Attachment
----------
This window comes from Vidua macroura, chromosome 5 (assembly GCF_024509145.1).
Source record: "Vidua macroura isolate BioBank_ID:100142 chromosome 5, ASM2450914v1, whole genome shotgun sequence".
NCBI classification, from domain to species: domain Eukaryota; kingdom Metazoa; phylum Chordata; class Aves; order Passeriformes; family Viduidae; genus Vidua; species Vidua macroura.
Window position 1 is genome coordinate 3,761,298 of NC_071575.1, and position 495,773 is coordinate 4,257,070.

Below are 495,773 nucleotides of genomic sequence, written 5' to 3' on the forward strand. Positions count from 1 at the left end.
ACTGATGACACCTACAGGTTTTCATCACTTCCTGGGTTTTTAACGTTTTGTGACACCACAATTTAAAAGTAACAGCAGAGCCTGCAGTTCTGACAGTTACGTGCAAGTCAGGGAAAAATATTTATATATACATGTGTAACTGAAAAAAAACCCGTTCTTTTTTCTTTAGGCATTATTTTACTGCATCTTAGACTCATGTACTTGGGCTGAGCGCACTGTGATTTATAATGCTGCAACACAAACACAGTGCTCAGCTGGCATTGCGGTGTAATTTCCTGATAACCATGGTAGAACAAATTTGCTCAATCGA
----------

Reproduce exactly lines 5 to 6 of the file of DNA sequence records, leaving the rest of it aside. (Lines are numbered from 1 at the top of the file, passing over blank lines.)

Below are 495,773 nucleotides of genomic sequence, written 5' to 3' on the forward strand. Positions count from 1 at the left end.
ACTGATGACACCTACAGGTTTTCATCACTTCCTGGGTTTTTAACGTTTTGTGACACCACAATTTAAAAGTAACAGCAGAGCCTGCAGTTCTGACAGTTACGTGCAAGTCAGGGAAAAATATTTATATATACATGTGTAACTGAAAAAAAACCCGTTCTTTTTTCTTTAGGCATTATTTTACTGCATCTTAGACTCATGTACTTGGGCTGAGCGCACTGTGATTTATAATGCTGCAACACAAACACAGTGCTCAGCTGGCATTGCGGTGTAATTTCCTGATAACCATGGTAGAACAAATTTGCTCAATCGA